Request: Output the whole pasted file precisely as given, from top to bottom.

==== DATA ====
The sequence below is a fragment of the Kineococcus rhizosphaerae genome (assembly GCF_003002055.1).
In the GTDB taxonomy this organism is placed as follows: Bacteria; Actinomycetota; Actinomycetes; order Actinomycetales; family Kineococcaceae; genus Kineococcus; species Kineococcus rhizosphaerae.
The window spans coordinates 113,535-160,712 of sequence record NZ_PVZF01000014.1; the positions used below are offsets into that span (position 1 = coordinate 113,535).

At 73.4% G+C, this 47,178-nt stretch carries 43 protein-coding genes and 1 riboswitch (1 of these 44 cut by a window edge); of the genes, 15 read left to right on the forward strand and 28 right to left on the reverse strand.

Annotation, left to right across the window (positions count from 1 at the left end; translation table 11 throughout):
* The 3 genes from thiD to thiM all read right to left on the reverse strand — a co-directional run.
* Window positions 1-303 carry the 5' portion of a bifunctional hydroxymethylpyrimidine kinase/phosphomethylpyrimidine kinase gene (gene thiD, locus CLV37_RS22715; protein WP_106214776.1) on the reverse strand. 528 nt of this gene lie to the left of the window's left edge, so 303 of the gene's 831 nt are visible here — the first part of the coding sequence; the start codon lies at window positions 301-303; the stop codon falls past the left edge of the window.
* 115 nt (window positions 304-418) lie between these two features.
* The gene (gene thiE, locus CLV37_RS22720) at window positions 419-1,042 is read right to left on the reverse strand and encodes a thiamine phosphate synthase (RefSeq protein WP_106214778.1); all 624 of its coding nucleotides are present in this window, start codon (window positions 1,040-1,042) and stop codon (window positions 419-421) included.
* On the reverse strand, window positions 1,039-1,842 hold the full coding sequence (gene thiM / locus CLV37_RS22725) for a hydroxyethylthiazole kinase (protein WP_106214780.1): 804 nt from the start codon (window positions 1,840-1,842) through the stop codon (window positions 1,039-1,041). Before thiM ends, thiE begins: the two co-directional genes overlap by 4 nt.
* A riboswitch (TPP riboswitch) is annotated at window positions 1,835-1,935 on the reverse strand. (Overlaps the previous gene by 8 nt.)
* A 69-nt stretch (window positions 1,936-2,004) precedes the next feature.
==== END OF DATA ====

The sequence below is a fragment of the Kineococcus rhizosphaerae genome (assembly GCF_003002055.1).
In the GTDB taxonomy this organism is placed as follows: Bacteria; Actinomycetota; Actinomycetes; order Actinomycetales; family Kineococcaceae; genus Kineococcus; species Kineococcus rhizosphaerae.
The window spans coordinates 113,535-160,712 of sequence record NZ_PVZF01000014.1; the positions used below are offsets into that span (position 1 = coordinate 113,535).

At 73.4% G+C, this 47,178-nt stretch carries 43 protein-coding genes and 1 riboswitch (1 of these 44 cut by a window edge); of the genes, 15 read left to right on the forward strand and 28 right to left on the reverse strand.

Annotation, left to right across the window (positions count from 1 at the left end; translation table 11 throughout):
* The 3 genes from thiD to thiM all read right to left on the reverse strand — a co-directional run.
* Window positions 1-303 carry the 5' portion of a bifunctional hydroxymethylpyrimidine kinase/phosphomethylpyrimidine kinase gene (gene thiD, locus CLV37_RS22715; protein WP_106214776.1) on the reverse strand. 528 nt of this gene lie to the left of the window's left edge, so 303 of the gene's 831 nt are visible here — the first part of the coding sequence; the start codon lies at window positions 301-303; the stop codon falls past the left edge of the window.
* 115 nt (window positions 304-418) lie between these two features.
* The gene (gene thiE, locus CLV37_RS22720) at window positions 419-1,042 is read right to left on the reverse strand and encodes a thiamine phosphate synthase (RefSeq protein WP_106214778.1); all 624 of its coding nucleotides are present in this window, start codon (window positions 1,040-1,042) and stop codon (window positions 419-421) included.
* On the reverse strand, window positions 1,039-1,842 hold the full coding sequence (gene thiM / locus CLV37_RS22725) for a hydroxyethylthiazole kinase (protein WP_106214780.1): 804 nt from the start codon (window positions 1,840-1,842) through the stop codon (window positions 1,039-1,041). Before thiM ends, thiE begins: the two co-directional genes overlap by 4 nt.
* A riboswitch (TPP riboswitch) is annotated at window positions 1,835-1,935 on the reverse strand. (Overlaps the previous gene by 8 nt.)
* A 69-nt stretch (window positions 1,936-2,004) precedes the next feature.